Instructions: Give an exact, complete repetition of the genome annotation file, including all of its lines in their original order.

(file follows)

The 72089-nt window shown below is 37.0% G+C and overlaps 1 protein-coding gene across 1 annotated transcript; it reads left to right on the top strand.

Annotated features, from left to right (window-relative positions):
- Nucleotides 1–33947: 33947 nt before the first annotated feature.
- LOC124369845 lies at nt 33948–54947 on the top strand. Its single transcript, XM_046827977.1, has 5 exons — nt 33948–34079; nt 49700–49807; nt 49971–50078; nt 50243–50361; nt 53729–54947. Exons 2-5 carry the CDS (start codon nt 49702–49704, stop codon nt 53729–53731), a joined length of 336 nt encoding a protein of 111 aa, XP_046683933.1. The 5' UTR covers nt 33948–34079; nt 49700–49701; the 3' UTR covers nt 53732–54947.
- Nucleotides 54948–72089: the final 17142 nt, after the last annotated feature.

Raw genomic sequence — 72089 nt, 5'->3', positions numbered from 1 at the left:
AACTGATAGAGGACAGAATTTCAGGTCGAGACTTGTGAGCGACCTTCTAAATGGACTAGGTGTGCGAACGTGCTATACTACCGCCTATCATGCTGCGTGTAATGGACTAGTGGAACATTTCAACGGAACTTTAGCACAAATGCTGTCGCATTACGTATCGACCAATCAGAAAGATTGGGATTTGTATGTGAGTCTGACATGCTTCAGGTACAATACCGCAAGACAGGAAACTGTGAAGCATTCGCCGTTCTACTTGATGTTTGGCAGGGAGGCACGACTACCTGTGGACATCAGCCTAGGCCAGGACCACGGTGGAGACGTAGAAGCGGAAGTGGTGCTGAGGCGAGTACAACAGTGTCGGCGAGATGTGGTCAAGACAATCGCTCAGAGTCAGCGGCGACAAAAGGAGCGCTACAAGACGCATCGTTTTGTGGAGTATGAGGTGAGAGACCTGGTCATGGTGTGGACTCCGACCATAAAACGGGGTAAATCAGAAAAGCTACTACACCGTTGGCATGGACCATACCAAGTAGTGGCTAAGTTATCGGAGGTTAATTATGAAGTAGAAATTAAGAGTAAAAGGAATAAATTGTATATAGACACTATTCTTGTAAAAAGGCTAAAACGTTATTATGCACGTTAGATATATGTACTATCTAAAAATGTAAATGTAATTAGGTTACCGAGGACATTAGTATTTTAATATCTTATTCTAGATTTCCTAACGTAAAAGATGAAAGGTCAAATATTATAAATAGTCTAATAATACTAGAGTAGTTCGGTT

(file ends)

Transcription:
The 72089-nt window shown below is 37.0% G+C and overlaps 1 protein-coding gene across 1 annotated transcript; it reads left to right on the top strand.

Annotated features, from left to right (window-relative positions):
- Nucleotides 1–33947: 33947 nt before the first annotated feature.
- LOC124369845 lies at nt 33948–54947 on the top strand. Its single transcript, XM_046827977.1, has 5 exons — nt 33948–34079; nt 49700–49807; nt 49971–50078; nt 50243–50361; nt 53729–54947. Exons 2-5 carry the CDS (start codon nt 49702–49704, stop codon nt 53729–53731), a joined length of 336 nt encoding a protein of 111 aa, XP_046683933.1. The 5' UTR covers nt 33948–34079; nt 49700–49701; the 3' UTR covers nt 53732–54947.
- Nucleotides 54948–72089: the final 17142 nt, after the last annotated feature.

Raw genomic sequence — 72089 nt, 5'->3', positions numbered from 1 at the left:
AACTGATAGAGGACAGAATTTCAGGTCGAGACTTGTGAGCGACCTTCTAAATGGACTAGGTGTGCGAACGTGCTATACTACCGCCTATCATGCTGCGTGTAATGGACTAGTGGAACATTTCAACGGAACTTTAGCACAAATGCTGTCGCATTACGTATCGACCAATCAGAAAGATTGGGATTTGTATGTGAGTCTGACATGCTTCAGGTACAATACCGCAAGACAGGAAACTGTGAAGCATTCGCCGTTCTACTTGATGTTTGGCAGGGAGGCACGACTACCTGTGGACATCAGCCTAGGCCAGGACCACGGTGGAGACGTAGAAGCGGAAGTGGTGCTGAGGCGAGTACAACAGTGTCGGCGAGATGTGGTCAAGACAATCGCTCAGAGTCAGCGGCGACAAAAGGAGCGCTACAAGACGCATCGTTTTGTGGAGTATGAGGTGAGAGACCTGGTCATGGTGTGGACTCCGACCATAAAACGGGGTAAATCAGAAAAGCTACTACACCGTTGGCATGGACCATACCAAGTAGTGGCTAAGTTATCGGAGGTTAATTATGAAGTAGAAATTAAGAGTAAAAGGAATAAATTGTATATAGACACTATTCTTGTAAAAAGGCTAAAACGTTATTATGCACGTTAGATATATGTACTATCTAAAAATGTAAATGTAATTAGGTTACCGAGGACATTAGTATTTTAATATCTTATTCTAGATTTCCTAACGTAAAAGATGAAAGGTCAAATATTATAAATAGTCTAATAATACTAGAGTAGTTCGGTT